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Humane Society of United States v. New Jersey State Fish and Game Council

Decided: June 12, 1974.

THE HUMANE SOCIETY OF THE UNITED STATES, NEW JERSEY BRANCH, INC., A NON-PROFIT CORPORATION OF THE STATE OF NEW JERSEY; THE SIERRA CLUB, INC., A CALIFORNIA NON-PROFIT CORPORATION; HERMINA C. M. ANDREWS AND FRED FERBER, CITIZENS AND TAXPAYERS OF THE STATE OF NEW JERSEY, PLAINTIFFS,
v.
NEW JERSEY STATE FISH AND GAME COUNCIL, AN AGENCY OF THE STATE OF NEW JERSEY; WILLIAM T. CAHILL, GOVERNOR OF THE STATE OF NEW JERSEY; THE SENATE OF THE STATE OF NEW JERSEY, AND ALFRED N. BEADLESTON, PRESIDENT THEREOF; THE NEW JERSEY STATE FEDERATION OF SPORTSMEN'S CLUBS, A NON-PROFIT ASSOCIATION OF THE STATE OF NEW JERSEY, AND ROBERT SMALLEY, PRESIDENT THEREOF; AND THE STATE OF NEW JERSEY, ACTING THROUGH THE AGRICULTURAL CONVENTION OF THE STATE OF NEW JERSEY, A PUBLIC BODY ORGANIZED UNDER THE REVISED STATUTES OF NEW JERSEY, DEFENDANTS



Ciolino, J.s.c.

Ciolino

[129 NJSuper Page 241] This action has been submitted to the court on a limited stipulation of facts and legal argument. Plaintiffs Humane Society and Sierra Club are nonprofit

organizations having many members who are interested in and knowledgeable about the conservation of fish and game in the State, and many members who use and enjoy the State's wildlife, parks, waters and open lands. These plaintiffs, along with the individual plaintiffs, wish an opportunity to participate in the decision-making process of defendant Fish and Game Council. Plaintiff corporations are not now members of the New Jersey State Federation of Sportsmen's Clubs and have not requested membership because of policy decisions and personal beliefs.

Plaintiffs question the composition of the Fish and Game Council as provided for in N.J.S.A. 13:1B-24. While they do not question the qualifications set forth in the statute, the thrust of the attack is to the origin of the nominations. The issue presented to the court is whether the process of appointing members to the Fish and Game Council is violative of the equal protection clause of the Fourteenth Amendment of the Federal Constitution and the concept of equal protection implicit in the New Jersey Constitution of 1947.

The part of the statute which is being questioned, N.J.S.A. 13:1B-24, provides as follows:

There shall be within the Division of Fish and Game, a Fish and Game Council which shall consist of eleven members, each of whom shall be chosen with due regard to his knowledge of and interest in the conservation of fish and game. Each member of the council shall be appointed by the Governor, with the advice and consent of the Senate. Three of such members shall be farmers, recommended to the Governor for appointment to the council by the Agricultural Convention held pursuant to the provisions of article two of chapter one of Title 4 of the Revised Statutes; six of such members shall be sportsmen, recommended to the Governor for appointment to the council by the New Jersey State Federation of Sportsmen's Clubs; and two of such members shall be commercial fishermen * * *.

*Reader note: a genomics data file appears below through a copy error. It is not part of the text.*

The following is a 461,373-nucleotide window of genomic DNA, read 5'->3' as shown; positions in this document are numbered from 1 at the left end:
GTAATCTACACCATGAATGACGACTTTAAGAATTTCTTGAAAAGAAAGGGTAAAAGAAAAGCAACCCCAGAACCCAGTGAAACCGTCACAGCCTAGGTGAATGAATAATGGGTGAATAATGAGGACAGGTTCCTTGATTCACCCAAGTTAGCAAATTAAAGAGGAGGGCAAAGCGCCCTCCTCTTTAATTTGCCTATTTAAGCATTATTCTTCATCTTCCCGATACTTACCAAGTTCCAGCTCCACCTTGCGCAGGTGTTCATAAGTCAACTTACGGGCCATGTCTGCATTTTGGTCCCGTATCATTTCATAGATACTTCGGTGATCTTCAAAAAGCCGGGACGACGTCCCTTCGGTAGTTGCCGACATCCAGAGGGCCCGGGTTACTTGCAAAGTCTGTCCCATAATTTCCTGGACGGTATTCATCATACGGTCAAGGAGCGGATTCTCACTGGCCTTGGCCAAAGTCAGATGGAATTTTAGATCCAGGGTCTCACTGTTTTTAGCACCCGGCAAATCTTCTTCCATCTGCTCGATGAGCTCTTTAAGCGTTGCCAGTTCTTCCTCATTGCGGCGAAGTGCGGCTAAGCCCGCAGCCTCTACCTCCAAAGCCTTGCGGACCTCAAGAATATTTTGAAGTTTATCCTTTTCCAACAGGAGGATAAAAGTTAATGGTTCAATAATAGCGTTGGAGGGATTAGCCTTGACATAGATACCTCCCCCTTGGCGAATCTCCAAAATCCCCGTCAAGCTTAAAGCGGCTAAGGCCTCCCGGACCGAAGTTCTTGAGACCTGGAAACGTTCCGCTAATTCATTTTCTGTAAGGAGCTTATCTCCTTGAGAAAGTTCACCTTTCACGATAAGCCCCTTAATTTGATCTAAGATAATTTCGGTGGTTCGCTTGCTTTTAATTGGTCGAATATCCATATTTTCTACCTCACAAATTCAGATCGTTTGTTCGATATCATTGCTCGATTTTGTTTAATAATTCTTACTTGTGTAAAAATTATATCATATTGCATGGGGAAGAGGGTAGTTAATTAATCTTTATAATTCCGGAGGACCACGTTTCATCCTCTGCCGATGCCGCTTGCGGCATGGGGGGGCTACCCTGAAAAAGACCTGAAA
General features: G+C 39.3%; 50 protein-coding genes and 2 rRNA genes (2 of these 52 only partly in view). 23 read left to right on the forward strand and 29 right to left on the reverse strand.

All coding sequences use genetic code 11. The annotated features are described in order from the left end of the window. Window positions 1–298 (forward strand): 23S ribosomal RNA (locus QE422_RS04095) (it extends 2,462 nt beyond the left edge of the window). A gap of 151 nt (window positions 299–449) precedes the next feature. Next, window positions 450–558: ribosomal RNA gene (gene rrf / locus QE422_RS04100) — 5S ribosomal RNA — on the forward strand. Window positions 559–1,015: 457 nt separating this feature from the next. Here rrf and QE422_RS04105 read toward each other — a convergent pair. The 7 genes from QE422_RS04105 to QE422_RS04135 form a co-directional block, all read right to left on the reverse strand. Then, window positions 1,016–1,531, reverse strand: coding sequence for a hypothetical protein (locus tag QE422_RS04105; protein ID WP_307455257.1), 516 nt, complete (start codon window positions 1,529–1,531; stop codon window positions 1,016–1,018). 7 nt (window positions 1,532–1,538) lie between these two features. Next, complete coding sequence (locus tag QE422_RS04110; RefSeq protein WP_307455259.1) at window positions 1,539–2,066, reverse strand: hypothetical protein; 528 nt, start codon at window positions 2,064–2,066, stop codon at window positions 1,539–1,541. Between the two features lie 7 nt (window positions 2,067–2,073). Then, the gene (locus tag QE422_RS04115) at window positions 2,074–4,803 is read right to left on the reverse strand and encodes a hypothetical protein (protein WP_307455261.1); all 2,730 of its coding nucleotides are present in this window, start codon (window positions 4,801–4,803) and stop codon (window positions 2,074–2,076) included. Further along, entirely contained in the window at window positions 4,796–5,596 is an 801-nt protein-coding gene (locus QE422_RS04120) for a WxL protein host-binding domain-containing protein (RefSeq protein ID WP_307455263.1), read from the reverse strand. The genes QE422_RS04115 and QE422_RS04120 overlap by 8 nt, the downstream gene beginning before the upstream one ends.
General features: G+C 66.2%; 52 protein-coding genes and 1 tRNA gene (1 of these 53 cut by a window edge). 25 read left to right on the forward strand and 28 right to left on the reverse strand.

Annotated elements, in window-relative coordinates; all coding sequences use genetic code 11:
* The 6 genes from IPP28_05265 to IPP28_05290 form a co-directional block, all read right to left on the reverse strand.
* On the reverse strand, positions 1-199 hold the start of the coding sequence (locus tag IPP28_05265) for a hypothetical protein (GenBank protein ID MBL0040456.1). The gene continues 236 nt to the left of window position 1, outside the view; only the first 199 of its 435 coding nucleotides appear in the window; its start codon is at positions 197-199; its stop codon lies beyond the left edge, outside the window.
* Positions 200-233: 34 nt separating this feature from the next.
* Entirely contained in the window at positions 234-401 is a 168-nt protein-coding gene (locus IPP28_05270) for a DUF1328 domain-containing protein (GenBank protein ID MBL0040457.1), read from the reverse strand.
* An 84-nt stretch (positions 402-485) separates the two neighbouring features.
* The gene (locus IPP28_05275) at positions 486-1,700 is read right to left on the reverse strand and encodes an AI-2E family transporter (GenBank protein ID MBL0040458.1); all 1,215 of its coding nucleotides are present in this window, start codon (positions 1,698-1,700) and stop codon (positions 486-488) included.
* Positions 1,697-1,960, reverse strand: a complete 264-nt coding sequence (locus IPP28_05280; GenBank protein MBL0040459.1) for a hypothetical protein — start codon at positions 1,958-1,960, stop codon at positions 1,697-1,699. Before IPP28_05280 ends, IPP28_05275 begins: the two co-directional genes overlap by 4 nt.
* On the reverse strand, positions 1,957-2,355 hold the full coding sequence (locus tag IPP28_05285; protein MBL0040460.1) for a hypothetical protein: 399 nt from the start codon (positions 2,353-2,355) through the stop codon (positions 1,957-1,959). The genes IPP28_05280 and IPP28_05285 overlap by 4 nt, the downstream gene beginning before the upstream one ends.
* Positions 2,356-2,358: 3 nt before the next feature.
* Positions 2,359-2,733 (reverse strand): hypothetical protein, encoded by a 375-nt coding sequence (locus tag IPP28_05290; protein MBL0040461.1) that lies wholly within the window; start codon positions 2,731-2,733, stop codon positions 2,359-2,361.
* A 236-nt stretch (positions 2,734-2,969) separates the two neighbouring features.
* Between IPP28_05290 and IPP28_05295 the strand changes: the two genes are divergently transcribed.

Plaintiffs' contention is that the aforementioned provisions limit the prospective appointees of the Fish and Game Council to three categories of persons, i.e., either sportsmen, farmers or commercial fishermen. Simply stated, the question

is whether the State may exclude from consideration for appointment a person, otherwise qualified, because he is not a sportsman, farmer or commercial fisherman.

Addressing itself first to the question of which standard of equal protection is to be applied in the case at bar, the court must consider whether to apply the traditional standard under which a legislative classification "must be sustained unless it is 'patently arbitrary' and bears no rational relationship to a legitimate governmental interest," Frontiero v. Richardson, 411 U.S. 677, 683, 93 S. Ct. 1764, 36 L. Ed. 2d 583 (1973), or the more stringent standard which may be termed "the compelling state interest standard." Under this second standard the essential inquiry would be whether the exclusions are "necessary to promote a compelling state interest." Kramer v. Union Free School District, 395 U.S. 621, 627, 89 S. Ct. 1886, 23 L. Ed. 2d 583 (1969). Kramer, supra, dealt with the classifications affecting the right to vote, and in that matter the Supreme Court applied the more stringent compelling state interest standard.

In Kramer the court said:

Accordingly, when we are reviewing statutes which deny some residents the right to vote, the general presumption of constitutionality afforded state statutes and the traditional approval given state classifications if the Court can conceive of a "rational basis" for the distinctions made are not applicable [citations]. The presumption of constitutionality and the approval given "rational" classifications in other types of enactments are based on an assumption that the institutions of state government are structured so as to represent fairly all the people. However, when the challenge to the statute is in ...


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